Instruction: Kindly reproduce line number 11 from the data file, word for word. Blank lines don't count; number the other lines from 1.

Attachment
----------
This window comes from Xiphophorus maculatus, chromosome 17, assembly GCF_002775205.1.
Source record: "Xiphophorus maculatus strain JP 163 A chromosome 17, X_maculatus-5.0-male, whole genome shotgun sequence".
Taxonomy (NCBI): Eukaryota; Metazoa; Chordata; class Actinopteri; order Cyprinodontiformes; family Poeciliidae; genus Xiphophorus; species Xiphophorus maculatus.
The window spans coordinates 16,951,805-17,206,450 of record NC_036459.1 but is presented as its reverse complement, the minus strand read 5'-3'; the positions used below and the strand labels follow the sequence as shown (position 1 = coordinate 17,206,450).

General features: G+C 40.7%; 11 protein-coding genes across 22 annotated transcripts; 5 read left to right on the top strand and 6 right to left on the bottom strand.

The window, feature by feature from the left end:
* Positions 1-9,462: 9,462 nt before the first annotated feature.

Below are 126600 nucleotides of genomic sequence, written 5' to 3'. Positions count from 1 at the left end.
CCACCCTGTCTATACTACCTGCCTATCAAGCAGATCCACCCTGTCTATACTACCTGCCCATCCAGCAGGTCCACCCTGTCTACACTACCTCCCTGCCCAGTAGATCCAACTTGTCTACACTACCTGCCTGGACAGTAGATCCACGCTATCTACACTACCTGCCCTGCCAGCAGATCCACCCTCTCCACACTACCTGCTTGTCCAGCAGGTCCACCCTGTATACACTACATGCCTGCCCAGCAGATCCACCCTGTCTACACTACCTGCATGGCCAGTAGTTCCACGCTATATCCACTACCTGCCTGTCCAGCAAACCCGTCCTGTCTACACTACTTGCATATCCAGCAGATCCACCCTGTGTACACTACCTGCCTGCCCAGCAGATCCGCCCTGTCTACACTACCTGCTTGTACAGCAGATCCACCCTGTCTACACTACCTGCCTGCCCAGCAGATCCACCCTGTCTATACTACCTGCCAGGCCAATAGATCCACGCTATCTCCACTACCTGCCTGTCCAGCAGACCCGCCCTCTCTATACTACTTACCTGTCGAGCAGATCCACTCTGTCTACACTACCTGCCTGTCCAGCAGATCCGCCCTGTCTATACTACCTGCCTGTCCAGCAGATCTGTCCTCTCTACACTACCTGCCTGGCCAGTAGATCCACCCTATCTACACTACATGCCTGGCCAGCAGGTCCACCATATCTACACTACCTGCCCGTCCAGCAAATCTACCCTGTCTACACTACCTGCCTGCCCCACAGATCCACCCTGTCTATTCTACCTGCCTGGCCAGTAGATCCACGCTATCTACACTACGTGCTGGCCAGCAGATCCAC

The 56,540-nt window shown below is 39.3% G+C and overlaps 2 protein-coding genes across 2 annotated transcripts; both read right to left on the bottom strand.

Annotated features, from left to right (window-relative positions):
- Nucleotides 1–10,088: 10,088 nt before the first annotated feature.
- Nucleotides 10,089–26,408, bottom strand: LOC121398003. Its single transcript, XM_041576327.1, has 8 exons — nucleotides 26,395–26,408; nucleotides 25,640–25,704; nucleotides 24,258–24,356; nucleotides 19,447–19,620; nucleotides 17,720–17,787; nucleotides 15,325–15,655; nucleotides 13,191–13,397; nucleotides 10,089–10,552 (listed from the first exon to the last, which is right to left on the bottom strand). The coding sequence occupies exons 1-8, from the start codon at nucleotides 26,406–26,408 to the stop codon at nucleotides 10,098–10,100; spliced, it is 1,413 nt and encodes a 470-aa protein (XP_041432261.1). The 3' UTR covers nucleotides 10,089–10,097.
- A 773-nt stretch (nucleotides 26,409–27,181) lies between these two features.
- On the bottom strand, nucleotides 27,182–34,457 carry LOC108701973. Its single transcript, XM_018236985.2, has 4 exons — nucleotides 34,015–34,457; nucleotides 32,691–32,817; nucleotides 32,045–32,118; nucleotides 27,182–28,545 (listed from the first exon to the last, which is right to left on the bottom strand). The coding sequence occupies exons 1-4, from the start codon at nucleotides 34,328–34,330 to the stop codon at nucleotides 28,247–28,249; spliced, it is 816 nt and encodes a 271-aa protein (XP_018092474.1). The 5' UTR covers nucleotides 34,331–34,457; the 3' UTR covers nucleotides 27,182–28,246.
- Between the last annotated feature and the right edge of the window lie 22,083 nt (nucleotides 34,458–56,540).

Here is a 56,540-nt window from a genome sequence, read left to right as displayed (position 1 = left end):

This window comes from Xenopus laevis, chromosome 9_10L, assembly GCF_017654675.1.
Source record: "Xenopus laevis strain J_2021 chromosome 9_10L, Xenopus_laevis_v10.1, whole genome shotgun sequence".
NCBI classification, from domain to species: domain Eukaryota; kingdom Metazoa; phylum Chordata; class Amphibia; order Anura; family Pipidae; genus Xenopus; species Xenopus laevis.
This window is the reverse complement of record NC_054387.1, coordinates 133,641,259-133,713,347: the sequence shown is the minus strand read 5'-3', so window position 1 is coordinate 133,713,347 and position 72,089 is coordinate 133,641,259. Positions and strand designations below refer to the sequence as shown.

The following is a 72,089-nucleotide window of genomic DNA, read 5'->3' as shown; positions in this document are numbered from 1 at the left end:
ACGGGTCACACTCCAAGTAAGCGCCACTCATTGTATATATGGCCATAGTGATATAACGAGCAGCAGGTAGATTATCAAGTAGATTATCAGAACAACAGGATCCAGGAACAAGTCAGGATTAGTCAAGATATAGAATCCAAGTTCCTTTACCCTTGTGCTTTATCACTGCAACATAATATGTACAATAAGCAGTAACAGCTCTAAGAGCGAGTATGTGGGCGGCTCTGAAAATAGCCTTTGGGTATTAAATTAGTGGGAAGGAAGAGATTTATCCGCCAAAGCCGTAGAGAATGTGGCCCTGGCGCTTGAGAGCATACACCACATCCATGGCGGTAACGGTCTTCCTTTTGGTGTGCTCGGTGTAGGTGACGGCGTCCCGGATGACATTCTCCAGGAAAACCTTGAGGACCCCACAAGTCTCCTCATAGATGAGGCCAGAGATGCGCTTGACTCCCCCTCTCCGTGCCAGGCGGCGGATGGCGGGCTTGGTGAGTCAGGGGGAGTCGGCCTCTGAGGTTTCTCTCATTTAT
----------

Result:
Annotated features, from left to right (window-relative positions):